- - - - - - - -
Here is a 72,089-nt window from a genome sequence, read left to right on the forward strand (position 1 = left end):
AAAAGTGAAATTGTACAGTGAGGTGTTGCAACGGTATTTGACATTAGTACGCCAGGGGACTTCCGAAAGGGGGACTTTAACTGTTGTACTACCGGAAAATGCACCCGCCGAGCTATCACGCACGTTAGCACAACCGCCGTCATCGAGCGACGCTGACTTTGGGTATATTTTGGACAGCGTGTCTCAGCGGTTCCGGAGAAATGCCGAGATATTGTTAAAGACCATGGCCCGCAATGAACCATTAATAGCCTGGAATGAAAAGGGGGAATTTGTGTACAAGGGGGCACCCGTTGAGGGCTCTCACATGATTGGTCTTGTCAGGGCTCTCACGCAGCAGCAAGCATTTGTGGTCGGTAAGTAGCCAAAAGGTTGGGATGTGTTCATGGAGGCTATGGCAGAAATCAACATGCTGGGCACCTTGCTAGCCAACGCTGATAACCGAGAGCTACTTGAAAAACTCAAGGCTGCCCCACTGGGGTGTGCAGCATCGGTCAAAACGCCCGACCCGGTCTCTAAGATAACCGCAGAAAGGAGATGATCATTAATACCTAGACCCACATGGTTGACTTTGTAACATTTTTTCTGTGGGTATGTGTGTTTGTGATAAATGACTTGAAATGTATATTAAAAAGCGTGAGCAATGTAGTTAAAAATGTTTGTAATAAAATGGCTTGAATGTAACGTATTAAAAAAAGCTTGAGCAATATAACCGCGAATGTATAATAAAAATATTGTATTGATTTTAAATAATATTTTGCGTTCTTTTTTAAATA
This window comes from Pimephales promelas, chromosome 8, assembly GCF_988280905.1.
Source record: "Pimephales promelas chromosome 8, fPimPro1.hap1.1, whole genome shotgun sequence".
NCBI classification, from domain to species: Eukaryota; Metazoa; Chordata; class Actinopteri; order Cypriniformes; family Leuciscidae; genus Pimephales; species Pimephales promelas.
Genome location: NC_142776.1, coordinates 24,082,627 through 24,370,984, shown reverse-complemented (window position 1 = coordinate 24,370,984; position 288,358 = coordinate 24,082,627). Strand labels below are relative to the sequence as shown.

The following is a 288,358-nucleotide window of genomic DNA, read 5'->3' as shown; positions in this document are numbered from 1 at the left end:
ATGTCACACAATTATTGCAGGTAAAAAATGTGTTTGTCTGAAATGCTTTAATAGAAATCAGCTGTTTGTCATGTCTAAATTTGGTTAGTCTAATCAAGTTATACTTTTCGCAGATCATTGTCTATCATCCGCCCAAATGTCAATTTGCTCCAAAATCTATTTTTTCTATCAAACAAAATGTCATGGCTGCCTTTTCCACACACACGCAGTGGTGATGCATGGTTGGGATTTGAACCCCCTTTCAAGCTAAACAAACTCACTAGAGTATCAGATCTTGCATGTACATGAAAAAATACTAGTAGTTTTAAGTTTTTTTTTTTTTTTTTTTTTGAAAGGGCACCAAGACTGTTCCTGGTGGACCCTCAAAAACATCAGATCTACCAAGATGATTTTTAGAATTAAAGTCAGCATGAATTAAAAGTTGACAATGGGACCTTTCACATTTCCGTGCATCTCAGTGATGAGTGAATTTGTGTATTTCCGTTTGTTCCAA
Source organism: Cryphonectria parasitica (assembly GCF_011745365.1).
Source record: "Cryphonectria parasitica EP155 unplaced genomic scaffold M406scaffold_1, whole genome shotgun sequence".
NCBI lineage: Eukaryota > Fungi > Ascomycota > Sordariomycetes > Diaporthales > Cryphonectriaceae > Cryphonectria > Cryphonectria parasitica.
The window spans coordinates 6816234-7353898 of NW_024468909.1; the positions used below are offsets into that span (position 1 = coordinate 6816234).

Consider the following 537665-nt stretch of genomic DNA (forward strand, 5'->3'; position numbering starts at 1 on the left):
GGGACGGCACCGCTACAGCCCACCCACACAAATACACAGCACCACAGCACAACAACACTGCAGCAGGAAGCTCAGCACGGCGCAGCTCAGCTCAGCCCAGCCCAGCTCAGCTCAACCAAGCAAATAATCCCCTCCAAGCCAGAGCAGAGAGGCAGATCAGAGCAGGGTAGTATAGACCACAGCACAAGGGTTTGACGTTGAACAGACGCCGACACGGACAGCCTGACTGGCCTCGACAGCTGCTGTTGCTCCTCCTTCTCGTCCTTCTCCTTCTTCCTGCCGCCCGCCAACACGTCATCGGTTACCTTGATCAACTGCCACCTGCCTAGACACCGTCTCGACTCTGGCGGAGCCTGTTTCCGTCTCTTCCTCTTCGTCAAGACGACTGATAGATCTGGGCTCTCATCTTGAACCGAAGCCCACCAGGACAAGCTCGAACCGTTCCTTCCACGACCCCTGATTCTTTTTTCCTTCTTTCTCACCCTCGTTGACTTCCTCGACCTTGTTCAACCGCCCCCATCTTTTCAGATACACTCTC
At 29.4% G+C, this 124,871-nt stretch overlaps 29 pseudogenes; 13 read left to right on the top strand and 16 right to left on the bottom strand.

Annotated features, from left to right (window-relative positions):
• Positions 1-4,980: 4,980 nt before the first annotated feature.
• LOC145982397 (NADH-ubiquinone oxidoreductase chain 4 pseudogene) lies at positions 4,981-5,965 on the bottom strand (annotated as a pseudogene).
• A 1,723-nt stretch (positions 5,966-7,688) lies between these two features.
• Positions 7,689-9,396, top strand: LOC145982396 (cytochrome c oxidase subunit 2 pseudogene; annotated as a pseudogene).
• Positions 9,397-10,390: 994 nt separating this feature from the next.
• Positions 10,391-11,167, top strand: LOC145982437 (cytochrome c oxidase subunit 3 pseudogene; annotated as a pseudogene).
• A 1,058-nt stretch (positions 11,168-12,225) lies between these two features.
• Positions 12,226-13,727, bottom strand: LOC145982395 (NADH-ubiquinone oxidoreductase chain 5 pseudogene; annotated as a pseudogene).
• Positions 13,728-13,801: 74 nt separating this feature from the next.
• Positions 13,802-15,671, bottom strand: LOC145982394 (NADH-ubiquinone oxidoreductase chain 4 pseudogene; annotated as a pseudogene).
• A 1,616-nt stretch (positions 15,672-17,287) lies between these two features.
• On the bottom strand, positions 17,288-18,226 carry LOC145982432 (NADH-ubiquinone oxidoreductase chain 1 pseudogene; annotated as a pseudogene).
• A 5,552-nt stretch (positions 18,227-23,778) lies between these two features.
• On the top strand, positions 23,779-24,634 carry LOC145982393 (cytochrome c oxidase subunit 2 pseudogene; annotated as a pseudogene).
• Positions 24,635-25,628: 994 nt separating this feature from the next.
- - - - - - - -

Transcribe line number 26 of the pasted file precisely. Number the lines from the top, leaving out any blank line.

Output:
• Positions 13,802-15,671, bottom strand: LOC145982394 (NADH-ubiquinone oxidoreductase chain 4 pseudogene; annotated as a pseudogene).